Your Guide to Doctor Strange in the Multiverse of Madness

Marvel fans, we’re only a week away from the highly anticipated premiere of Doctor Strange in the Multiverse of Madness! Based on the trailers, it appears we’re in for a genre-bending, super hero-fueled wild ride. Sam Raimi infusing horror elements into the Marvel Cinematic Universe is just what the doctor (not Strange) ordered.

In addition to Doctor Strange, the film will bring the return of Wong, the current Sorcerer Supreme, as well as Scarlet Witch. Of course, it remains to be seen how these characters will deal with the impending threat of a collapsing Multiverse — especially when Wanda’s powers continue to grow and there’s a threatening figure who looks a lot like Doctor Strange himself.

So, in preparation for the MCU’s most ambitious flick yet (not hyperbole), here’s a breakdown of what you need to know before watching it. The basic nuts and bolts, if you will. Read on!


 Who is America Chavez?

America Chavez suffered from abject tragedy at a young age, wherein her mothers were killed and her sister was taken captive by an insidious billionaire, Mr. Gales. Mr. Gales treated America and her sister, Catalina, for a genetic disease. America’s powers manifested once she was in remission. Later, she was adopted by the Santana family, who whisked her away to Washington Heights, New York.

Inevitably, America started her super hero career as a vigilante, but she eventually joined the Young Avengers. Her powers include punching star-shaped “portals,” allowing her to travel through the Multiverse. Additionally, America boasts super strength, speed, time travel abilities, flight, and superhuman durability.

Considering the movie is titled Doctor Strange in the Multiverse of Madness (in case you didn’t know), it stands to reason that America’s portal-creating capabilities will come in handy when traversing the Multiverse.

The MCU is slowly introducing the Young Avengers, from Kate Bishop in Hawkeye to Tommy (Speed) and Billy (Wiccan) in WandaVision. We met Eli Bradley (Patriot) in The Falcon and the Winter Soldier and Kid Loki in Loki. It’s all coming together, folks!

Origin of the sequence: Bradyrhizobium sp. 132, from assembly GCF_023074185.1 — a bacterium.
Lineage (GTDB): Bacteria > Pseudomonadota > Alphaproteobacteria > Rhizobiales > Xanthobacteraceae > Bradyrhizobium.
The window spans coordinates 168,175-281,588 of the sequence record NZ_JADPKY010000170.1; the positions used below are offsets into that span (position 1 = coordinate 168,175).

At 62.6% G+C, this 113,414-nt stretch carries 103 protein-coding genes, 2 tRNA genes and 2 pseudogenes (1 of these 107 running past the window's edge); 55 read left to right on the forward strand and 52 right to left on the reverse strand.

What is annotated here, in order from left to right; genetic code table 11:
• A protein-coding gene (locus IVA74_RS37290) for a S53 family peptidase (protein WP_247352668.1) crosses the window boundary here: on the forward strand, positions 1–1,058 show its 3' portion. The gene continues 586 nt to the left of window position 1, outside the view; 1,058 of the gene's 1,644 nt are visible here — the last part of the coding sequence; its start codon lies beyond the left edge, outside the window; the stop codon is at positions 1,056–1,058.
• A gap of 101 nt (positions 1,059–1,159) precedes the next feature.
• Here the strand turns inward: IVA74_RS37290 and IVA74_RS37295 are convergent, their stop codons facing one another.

What’s up with the Multiverse stuff?

Oh, the Multiverse. It can be head-scratching if you’re a casual Marvel fan. Phase 4 kicked the magical Multiverse stuff into high gear, starting with WandaVision. If you’ll recall, Wanda Maximoff, AKA Scarlet Witch, holds a quaint New Jersey town under the sway of a powerful hex while simultaneously resurrecting Vision and creating two children. Wanda later learns from Agatha Harkness that she wields chaos magic.

After defeating Agatha and bidding farewell to her fabricated dream life, Wanda seizes control of the Darkhold. The Darkhold is an ancient tome full of arcane power and nefarious magic. She studies its contents, hellbent on scouring the Multiverse for Billy and Tommy, her lost sons. 

Loki brings more Multiverse antics to the surface when our titular trickster god plucks himself out of a seemingly fixed moment in the first Avengers film, thereby creating a variant of himself (more on that later). To eradicate the Time Variance Authority, Loki and Sylvie encounter He Who Remains, AKA Kang the Conqueror. He Who Remains protects the Sacred Timeline. He created the TVA, too. 

Later, Sylvie kills He Who Remains, cracking the Sacred Timeline wide open. We see it splintering in real-time. Loki himself arrives in an alternate timeline, confirming the significant damage inflicted on the Sacred Timeline. 

But Spider-Man: No Way Home hones in on the madness of the Multiverse. Peter Parker pleads with Stephen Strange to cast a spell to erase the public’s knowledge of his secret identity. Unfortunately, the spell goes awry, planting a slew of Spider-Man villains from different universes into the current timeline. The film also explores the Mirror Dimension, as seen in the first Doctor Strange flick.